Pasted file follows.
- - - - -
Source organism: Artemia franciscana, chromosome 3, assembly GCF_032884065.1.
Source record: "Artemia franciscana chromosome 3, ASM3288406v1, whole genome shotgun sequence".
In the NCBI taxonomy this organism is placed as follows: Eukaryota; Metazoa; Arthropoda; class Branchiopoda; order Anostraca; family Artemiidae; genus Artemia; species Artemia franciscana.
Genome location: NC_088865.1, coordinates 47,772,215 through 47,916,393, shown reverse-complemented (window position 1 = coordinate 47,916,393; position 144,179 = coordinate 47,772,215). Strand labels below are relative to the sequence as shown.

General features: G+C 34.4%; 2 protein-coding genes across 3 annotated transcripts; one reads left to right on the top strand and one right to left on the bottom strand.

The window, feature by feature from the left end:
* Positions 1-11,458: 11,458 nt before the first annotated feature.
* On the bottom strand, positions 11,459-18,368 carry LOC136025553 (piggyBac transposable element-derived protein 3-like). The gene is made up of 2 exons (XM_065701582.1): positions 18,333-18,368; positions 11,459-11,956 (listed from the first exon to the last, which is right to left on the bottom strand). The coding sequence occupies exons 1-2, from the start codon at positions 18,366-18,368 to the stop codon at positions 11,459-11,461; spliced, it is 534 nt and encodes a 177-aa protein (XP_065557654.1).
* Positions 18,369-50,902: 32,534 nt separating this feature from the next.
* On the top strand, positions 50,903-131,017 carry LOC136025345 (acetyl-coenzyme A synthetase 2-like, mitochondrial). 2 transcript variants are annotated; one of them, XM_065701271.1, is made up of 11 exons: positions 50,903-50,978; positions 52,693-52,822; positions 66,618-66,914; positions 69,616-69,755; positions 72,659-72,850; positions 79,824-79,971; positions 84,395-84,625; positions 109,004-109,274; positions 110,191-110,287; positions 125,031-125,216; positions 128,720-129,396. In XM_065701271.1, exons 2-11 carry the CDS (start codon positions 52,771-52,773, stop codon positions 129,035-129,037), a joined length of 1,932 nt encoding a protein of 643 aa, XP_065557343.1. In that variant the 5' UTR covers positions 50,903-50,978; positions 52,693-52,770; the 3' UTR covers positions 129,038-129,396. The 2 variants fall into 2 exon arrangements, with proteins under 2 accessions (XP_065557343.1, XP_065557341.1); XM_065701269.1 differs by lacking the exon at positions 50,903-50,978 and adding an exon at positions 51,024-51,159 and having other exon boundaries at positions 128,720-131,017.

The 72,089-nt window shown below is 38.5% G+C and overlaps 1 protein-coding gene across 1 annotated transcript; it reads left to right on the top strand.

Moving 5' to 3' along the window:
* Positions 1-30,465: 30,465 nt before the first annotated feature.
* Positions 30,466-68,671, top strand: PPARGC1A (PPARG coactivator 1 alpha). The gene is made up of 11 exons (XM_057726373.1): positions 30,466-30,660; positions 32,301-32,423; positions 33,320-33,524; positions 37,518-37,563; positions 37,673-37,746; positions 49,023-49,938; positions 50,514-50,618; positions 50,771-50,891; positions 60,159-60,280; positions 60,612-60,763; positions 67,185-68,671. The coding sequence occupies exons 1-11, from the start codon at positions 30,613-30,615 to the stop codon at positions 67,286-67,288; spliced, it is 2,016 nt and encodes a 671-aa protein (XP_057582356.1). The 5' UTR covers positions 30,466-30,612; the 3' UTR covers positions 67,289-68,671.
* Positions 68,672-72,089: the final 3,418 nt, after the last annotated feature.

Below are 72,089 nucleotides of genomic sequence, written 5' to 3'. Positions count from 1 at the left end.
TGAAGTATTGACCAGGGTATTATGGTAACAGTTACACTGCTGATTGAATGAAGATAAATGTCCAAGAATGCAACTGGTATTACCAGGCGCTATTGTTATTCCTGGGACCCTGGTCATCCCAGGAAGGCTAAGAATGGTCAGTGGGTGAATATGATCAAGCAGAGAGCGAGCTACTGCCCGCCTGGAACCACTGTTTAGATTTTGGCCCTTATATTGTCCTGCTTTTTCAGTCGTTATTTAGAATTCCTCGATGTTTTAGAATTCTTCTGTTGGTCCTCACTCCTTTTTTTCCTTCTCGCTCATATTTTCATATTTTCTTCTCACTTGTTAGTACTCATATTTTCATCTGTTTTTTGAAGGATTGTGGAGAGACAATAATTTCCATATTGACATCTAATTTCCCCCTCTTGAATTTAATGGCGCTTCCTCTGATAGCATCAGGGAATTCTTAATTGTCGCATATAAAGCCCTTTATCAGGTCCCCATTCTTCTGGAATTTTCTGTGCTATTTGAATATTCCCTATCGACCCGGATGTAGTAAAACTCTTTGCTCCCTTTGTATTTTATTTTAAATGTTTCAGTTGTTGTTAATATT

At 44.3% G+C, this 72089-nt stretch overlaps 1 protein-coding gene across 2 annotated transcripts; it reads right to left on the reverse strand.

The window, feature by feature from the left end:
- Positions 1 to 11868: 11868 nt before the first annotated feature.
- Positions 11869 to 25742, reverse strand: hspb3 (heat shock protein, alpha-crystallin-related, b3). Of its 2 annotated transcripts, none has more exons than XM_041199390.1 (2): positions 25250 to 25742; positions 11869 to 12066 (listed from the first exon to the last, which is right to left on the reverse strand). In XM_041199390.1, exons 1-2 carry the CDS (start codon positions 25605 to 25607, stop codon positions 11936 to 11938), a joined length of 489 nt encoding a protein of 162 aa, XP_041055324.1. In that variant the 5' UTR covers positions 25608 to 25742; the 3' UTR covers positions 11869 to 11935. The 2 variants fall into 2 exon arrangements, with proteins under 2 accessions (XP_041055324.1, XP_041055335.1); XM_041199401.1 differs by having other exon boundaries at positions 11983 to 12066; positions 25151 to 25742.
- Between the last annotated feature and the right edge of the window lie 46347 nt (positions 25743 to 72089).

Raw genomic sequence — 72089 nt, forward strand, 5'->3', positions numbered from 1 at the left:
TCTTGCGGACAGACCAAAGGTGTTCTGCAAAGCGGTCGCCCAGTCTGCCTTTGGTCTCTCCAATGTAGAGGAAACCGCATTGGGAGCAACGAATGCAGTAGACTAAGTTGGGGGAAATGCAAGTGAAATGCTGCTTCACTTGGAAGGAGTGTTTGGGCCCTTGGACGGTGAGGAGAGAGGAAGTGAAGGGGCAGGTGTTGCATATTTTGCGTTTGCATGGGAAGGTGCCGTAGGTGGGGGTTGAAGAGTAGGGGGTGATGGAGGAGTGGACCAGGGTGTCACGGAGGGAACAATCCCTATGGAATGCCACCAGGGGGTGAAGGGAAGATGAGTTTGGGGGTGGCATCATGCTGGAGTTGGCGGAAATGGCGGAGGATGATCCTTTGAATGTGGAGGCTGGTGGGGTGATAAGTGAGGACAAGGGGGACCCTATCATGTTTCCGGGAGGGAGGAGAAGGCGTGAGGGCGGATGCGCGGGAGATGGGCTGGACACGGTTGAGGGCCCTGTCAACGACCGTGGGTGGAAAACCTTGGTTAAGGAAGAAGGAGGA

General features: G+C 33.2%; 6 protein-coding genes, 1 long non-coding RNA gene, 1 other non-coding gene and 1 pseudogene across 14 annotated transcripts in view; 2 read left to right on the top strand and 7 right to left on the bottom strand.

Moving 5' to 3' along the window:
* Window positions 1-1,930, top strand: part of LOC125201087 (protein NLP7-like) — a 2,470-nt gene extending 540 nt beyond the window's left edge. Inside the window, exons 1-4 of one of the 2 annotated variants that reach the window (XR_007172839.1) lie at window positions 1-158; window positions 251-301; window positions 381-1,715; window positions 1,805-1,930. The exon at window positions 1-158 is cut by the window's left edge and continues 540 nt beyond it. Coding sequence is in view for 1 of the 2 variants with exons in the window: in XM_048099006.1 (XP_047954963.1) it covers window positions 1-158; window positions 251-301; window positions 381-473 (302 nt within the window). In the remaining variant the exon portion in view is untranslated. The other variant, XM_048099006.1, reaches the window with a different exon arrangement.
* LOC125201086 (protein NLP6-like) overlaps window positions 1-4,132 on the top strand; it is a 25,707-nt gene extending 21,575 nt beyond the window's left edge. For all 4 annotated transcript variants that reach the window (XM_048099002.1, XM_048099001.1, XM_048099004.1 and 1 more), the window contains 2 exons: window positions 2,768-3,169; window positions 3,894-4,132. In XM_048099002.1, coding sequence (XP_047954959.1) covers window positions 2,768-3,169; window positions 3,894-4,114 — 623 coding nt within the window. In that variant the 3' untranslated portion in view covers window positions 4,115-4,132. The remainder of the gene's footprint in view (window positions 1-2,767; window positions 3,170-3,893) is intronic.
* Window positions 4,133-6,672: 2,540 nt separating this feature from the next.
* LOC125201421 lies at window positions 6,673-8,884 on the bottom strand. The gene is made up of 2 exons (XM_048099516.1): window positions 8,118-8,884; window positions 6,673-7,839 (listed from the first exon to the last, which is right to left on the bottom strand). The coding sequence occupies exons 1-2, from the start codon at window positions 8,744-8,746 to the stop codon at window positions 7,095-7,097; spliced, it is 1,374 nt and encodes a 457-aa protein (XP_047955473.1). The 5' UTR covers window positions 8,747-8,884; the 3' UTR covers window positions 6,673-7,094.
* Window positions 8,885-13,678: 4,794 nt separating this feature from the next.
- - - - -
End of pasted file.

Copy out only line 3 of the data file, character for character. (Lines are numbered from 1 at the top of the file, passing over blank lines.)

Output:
In the NCBI taxonomy this organism is placed as follows: Eukaryota; Metazoa; Arthropoda; class Branchiopoda; order Anostraca; family Artemiidae; genus Artemia; species Artemia franciscana.